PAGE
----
As UO returned to mostly in-person instruction in fall 2021, Academic Council established an "equitable access to course content" expectation of faculty and GE instructors to address the needs of students isolating or quarantining during the COVID pandemic. With the Omicron spike in winter 2022, the Council bolstered its expectation for recording: faculty and GEs are asked to make simple recordings to support absent students in all cases when it's pedagogically sound to do so (highly interactive classes, or labs and discussion sections, for example, likely require a different approach).
Even outside this COVID context, "permission to record lectures" is one of the most common accommodations UO students receive through the Accessible Education Center (if a student has such an accommodation, you will receive an official notification letter; most faculty comply with this accommodation by allowing students to audio record on phones or other devices, or by making class video recordings available).
- You do not need students’ permission to make class recordings and post them to Canvas or other UO, FERPA compliant platforms provided any recordings in which students are identifiable are shared only within a class group.
- In general, unless a student has an AEC-approved accommodation that has been communicated to you, students do not have the right to record your class without your “express written permission” according to the UO Student Conduct Code (Section IV Prohibited Conduct, 1 Academic Misconduct, item f).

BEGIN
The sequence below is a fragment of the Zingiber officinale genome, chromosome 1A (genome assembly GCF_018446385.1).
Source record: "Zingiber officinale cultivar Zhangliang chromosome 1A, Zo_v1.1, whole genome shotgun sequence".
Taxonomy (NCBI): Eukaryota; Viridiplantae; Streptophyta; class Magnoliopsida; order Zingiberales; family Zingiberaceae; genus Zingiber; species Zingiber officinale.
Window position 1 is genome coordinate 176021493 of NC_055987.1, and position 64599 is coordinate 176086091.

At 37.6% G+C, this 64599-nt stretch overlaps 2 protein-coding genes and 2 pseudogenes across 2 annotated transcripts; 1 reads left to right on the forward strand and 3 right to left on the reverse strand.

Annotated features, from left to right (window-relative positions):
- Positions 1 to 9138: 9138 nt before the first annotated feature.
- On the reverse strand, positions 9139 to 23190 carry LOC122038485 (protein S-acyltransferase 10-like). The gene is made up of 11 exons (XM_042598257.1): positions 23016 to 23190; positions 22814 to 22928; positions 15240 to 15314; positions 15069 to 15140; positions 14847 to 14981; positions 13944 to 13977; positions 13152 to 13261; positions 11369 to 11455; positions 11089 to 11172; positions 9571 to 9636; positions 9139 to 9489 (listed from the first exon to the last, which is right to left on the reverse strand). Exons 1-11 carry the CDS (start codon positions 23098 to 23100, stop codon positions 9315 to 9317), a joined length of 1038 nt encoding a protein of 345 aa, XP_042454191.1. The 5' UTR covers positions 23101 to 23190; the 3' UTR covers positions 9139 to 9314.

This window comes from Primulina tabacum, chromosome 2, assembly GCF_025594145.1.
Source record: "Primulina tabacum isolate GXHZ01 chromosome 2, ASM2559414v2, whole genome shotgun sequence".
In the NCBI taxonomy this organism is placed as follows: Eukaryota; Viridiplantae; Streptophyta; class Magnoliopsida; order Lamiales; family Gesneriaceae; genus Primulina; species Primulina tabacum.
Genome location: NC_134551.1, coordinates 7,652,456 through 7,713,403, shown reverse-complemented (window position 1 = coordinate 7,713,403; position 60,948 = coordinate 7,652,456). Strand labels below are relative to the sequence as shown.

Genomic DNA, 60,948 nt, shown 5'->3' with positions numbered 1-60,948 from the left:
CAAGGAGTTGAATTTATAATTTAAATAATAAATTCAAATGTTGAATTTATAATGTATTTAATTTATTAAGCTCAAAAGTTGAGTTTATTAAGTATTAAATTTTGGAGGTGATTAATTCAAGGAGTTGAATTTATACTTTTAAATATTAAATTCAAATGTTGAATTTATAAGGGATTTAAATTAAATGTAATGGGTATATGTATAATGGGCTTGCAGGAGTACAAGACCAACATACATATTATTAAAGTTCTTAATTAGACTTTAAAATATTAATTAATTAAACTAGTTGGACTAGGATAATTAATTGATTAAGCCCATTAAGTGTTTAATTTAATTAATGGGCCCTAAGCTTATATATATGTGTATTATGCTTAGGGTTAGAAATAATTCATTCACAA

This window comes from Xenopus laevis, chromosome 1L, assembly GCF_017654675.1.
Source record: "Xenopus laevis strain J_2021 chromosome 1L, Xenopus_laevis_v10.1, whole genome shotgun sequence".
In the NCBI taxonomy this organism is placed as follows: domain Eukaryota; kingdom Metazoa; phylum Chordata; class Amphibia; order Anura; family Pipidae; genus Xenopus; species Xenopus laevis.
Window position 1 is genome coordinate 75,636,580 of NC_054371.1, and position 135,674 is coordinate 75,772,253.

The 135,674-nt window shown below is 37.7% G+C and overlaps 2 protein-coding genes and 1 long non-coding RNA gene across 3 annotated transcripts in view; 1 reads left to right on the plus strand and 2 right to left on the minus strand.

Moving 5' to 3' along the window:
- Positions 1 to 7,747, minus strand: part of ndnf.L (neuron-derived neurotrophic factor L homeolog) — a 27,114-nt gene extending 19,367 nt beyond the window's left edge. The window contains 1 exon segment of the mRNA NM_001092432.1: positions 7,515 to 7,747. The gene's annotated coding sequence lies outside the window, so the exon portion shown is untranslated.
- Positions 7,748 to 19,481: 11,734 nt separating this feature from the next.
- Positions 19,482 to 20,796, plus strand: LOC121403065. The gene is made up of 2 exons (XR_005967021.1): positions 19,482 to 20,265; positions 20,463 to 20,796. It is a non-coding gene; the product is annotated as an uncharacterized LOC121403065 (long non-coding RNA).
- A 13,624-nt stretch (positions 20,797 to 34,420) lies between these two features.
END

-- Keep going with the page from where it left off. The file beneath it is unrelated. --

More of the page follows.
- Students with an AEC-approved accommodation for “permission to record lectures” sign an agreement through AEC stating that the recordings will be used for personal studies only; that they will not release the recordings in any format to any other persons; that if speakers are sharing personal information that would be inappropriate to record they will pause the recording; that they will not publish or quote information contained in the recordings without the express written consent of the speaker; and that violation of this agreement may result in discipline through the student conduct process or liability under copyright laws.
Sample class policy statement
Instructors might consider signaling on the syllabus how they will handle class recording. One example:
Capturing what happens during our live meetings is a way to take care of one another in our COVID context and help all students deepen learning. We will make a recording of class content so that students who must miss will have a resource to refer to, and students who attended will have a resource to go back to and strengthen their learning. I will strive to record the parts of our class sessions when I am primarily sharing information, and when we as a class we are applying it, and will post those recordings in weekly Canvas modules. As recording our time together can sometimes change how students feel about participation, I will let you know when we are recording. Federal privacy law (FERPA) restricts the sharing of recordings that identify students outside this class. Please note that recording or sharing the recordings I make without written permission from me is also a violation of the Student Conduct Code.